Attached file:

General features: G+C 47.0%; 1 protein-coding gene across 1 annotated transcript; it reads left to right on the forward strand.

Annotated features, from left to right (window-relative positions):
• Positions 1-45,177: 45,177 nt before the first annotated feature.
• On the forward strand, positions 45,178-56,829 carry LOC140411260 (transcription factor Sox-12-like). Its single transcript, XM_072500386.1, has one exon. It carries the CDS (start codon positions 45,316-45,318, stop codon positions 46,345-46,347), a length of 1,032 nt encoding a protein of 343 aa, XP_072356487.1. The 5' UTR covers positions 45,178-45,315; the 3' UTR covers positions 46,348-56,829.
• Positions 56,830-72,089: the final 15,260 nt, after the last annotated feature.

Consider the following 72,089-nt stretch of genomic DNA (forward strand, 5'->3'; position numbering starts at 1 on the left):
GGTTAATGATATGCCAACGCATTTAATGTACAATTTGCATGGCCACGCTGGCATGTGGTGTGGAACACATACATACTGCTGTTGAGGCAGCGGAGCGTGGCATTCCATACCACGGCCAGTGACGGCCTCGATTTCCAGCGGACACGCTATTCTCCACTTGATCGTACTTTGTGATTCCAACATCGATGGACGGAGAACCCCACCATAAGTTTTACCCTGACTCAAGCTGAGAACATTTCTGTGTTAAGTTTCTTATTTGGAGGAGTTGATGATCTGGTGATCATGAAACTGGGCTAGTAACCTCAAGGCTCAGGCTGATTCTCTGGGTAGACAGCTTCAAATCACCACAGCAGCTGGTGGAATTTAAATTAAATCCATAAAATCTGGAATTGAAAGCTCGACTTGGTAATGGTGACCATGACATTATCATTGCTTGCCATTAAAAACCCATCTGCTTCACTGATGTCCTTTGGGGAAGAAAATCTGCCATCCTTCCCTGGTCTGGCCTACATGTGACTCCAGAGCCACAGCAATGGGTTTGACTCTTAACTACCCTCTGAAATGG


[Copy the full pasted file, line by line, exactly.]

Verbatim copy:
General features: G+C 47.0%; 1 protein-coding gene across 1 annotated transcript; it reads left to right on the forward strand.

Annotated features, from left to right (window-relative positions):
• Positions 1-45,177: 45,177 nt before the first annotated feature.
• On the forward strand, positions 45,178-56,829 carry LOC140411260 (transcription factor Sox-12-like). Its single transcript, XM_072500386.1, has one exon. It carries the CDS (start codon positions 45,316-45,318, stop codon positions 46,345-46,347), a length of 1,032 nt encoding a protein of 343 aa, XP_072356487.1. The 5' UTR covers positions 45,178-45,315; the 3' UTR covers positions 46,348-56,829.
• Positions 56,830-72,089: the final 15,260 nt, after the last annotated feature.

Consider the following 72,089-nt stretch of genomic DNA (forward strand, 5'->3'; position numbering starts at 1 on the left):
GGTTAATGATATGCCAACGCATTTAATGTACAATTTGCATGGCCACGCTGGCATGTGGTGTGGAACACATACATACTGCTGTTGAGGCAGCGGAGCGTGGCATTCCATACCACGGCCAGTGACGGCCTCGATTTCCAGCGGACACGCTATTCTCCACTTGATCGTACTTTGTGATTCCAACATCGATGGACGGAGAACCCCACCATAAGTTTTACCCTGACTCAAGCTGAGAACATTTCTGTGTTAAGTTTCTTATTTGGAGGAGTTGATGATCTGGTGATCATGAAACTGGGCTAGTAACCTCAAGGCTCAGGCTGATTCTCTGGGTAGACAGCTTCAAATCACCACAGCAGCTGGTGGAATTTAAATTAAATCCATAAAATCTGGAATTGAAAGCTCGACTTGGTAATGGTGACCATGACATTATCATTGCTTGCCATTAAAAACCCATCTGCTTCACTGATGTCCTTTGGGGAAGAAAATCTGCCATCCTTCCCTGGTCTGGCCTACATGTGACTCCAGAGCCACAGCAATGGGTTTGACTCTTAACTACCCTCTGAAATGG